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‘The Last Exorcism Part II’ Review: Possessed by Repetition, Lame Jump Scares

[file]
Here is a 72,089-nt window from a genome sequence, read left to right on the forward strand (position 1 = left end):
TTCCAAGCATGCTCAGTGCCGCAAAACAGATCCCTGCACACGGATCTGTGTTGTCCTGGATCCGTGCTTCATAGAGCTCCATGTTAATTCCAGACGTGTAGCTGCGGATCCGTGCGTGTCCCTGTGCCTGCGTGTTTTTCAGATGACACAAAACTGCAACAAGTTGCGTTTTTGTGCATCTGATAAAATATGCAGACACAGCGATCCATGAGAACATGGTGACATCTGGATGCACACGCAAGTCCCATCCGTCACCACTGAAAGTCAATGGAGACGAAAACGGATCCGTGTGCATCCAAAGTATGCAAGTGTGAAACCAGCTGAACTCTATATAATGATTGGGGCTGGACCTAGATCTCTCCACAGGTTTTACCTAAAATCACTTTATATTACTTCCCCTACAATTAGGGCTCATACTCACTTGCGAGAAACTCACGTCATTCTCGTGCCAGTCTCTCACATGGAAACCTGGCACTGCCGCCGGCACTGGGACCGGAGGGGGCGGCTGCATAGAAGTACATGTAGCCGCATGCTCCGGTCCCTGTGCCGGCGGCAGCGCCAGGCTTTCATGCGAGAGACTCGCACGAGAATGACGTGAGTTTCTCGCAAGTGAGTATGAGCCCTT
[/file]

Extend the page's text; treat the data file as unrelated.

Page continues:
The Last Exorcism Part 2 opens with (what else?) fuzzy flashbacks of its predecessor, literally picking up right where the film ends. However, it then resumes the story with a shot of the camera once wielded by ill-fated filmmakers instead of a shot from that camera. This sequel ditches the prospect of the “found footage” film – perhaps because such a technique, however effective in The Last Exorcism, would make this already aimless sequel even more of a turkey. But more pertinent questions need answers. What happened to the tormented yet naïve and innocent Nell Sweetzer? To Rev. Cotton Marcus, whose troubled faith came to a place of understanding as The Last Exorcism concluded? To the inhabitants of the small, backwoods town? And most importantly, who picked up the camera? We never discover who “found” the lost footage of Rev. Cotton’s conquest to prove exorcism is a big hoax, with Part 2 opting to instead focus on the life of Nell after The Last Exorcism (hint: this isn't a romantic comedy). The questions about Rev. Marcus and the small-town folk are conveniently, if not incredibly lazily answered, early on in the film through a line of dialogue. Not before, of course, Nell invades a home and provides ample opportunity for a few uninspired frights. No longer does Nell audition for Cirque du Soleil with eye-popping contortionism despite terrorizing people for a few minutes at the beginning. As she moves to a home where troubled young women work through their issues, Part 2 raises the question of whether ideologies in which one was raised define that person. It’s a fascinating inquiry – certainly more intriguing than anything that happens in the film. The exploration of that answer occupies the first few minutes of Part 2. By this time, I’m wondering why most of the reviews for the film have been so harsh and dismissive. It seems to be navigating the narrow roads of a tricky dilemma in – oh, the question doesn’t matter anymore? After all, there’s no time to answer a question so deep and complex when Part 2 has less than 90 minutes  to incorporate the jump scares that come about thanks to Nell’s previous experiences. Actually, it’s around 65 minutes by this point, so throw in those edits and music cues! The subtler moments of hopeful terror present themselves as even more laughable and predictable. A radio switches frequencies until demonic voices take over – sadly not NPR but thankfully not Fox News. Snow on the television screen gives way to – you guessed it! – flashbacks to The Last Exorcism (sadly not Psycho). A phone rings even after Nell removes its cord from the telephone plug (but at least the filmmakers didn’t try this scare with a cell phone). Yes, Part 2 is that kind of movie. Instead of doing anything particularly interesting, Nell now flails about in her new surroundings, mostly waiting to be scared by malevolent forces yet to withdraw their grasp from her. Okay, she gets a job, makes friends (sort of, but more on that later), and develops an understandably more-awkward-than-usual first romantic relationship. But even these developments hardly happen on the screen and serve only as devices to make (barely) sensible the absurdity around the corner. It becomes clear at this point that Part 2 only lamely reintroduces the primary plot point of its predecessor as the lead for 30 minutes and fills the last hour with tropes of modern-day horror films. I simultaneously longed for a Part 2 that took an experimental approach (note: “found footage” is hardly experimental after such successes as The Blair Witch Project, Chronicle, Paranormal Activity, and, well, The Last Exorcism), one that explores what happens as The Last Exorcism concludes – or, more simply put for those who might not know what I’m talking about, what happens between its resolution and the silly invasion of a household that basically opens Part 2 – in one take. Still, I’ll give credit where credit is due: Ashley Bell, who so wonderfully portrayed Nell in The Last Exorcism, impresses once again even with these constraints. “No boys,” she shakily tells her sort-of beau when asked about her virginity. Bell still interprets this character as an innocent yet fragile product of an unfortunate upbringing and an even less ideal encounter with a demon named Abalam. Other performances in Part 2 suffice but are hardly effective. Well, one exception might be present in the case of the actress who plays Nell’s closest confidante – if that’s even the right word since Part 2 explores so little of its protagonist. She’s an enigma, about whom we know not whether to trust or keep as far away from us as possible. It seems this actress hits all the notes she’s should as this friend-or-foe character, but it’s difficult to say even that much about her work. Part 2 casts shadows of doubt on this character in more ways than one, taking her personality from friendly concern for Nell to an unusual hatred of her. The film raises no particular reasons for this personality switch. Maybe too much footage was left on the floor of the cutting room. (On second thought, Part 2 already feels far too long at 88 minutes - forget I mentioned that.) Also, I’m interested to see Tarra Riggs, who gives more than is necessary to the film’s primary mentor figure, in other, better roles. Products of the horror genre (perhaps more than those of other film genres) should leave an unshakable effect on your psyche, like Paranormal Activity or even, again, The Last Exorcism. That’s how to most properly judge the merits of a horror film. I readily admit to jumping in my seat at the times director Ed Gass-Donnelly and the music cues command me to do so, but Part 2 serves as nothing more than a lame excuse to force these repetitive jump scares. These moments ideally build tension, heightening in suspense until you’re too scared to dart your eyes to the left or to the right, and just as scared to keep your eyes right where they are. Part 2 conjures these moments, only to throw away the buildups and the moments themselves, which you realize are utterly forgettable and laughable as your body again rests comfortably in your seat (and then move to yet another buildup-and-scare scene). Even worse is that these moments almost always end the same way. After its introduction, Part 2 becomes so repetitive you wonder, even with animals flying into buildings and people slashing their own throats, if anything will ever actually happen. Providing a swift kick in the pants, Part 2 concludes with an ending that betrays all we know about Nell. It’s bad enough that she serves no purpose other than to drift into supernatural situations that fail to elicit terror beyond a momentary jolt of the body, but it’s even worse that the script thrusts Nell to make a decision so unlike herself only to provide a means to its end. It isn't difficult to imagne Part 2 was written and conceived with its silly ending in mind – one that would logically forbid a sequel but probably won’t since the film recovered its production budget over the weekend – from the outset, with the only mission being to fill the spaces in between. Sure, this is nothing new to the world of filmmaking, and some brilliant films, I’m sure, have followed such a process. But there’s nothing to admire when it feels so blatant; there’s hardly even an attempt to hide such lack of innovation. Part 2 trades the buildup of terror for cheap scares that get off the ground less than you jumped from your seat. More fascinatingly, but also more confusingly and stupidly, the film raises important questions it never bothers to answer. One might interpret certain aspects of the film to exemplify the age-old trope of horror films that young women aren’t safe if they do so much as think about sexuality or romance, but even if that’s the intent, the film fails to make all the dots connect.  The film also sets up characters in multiple ways only to do nothing with them. Once again, Bell throws herself into the role of Nell and does wonders with it, but a film that, you know, focuses on Nell and not the world around her would have been nice. To add insult to fatal injury, Nell betrays her own personality to provide the ending Part 2 so desperately wanted. If I haven’t clearly answered the impending question of whether Part 2 conjures true frights, let me just say this: If I lose sleep this week, being subjected to another viewing of Paranormal Activity or The Last Exorcism will be to blame.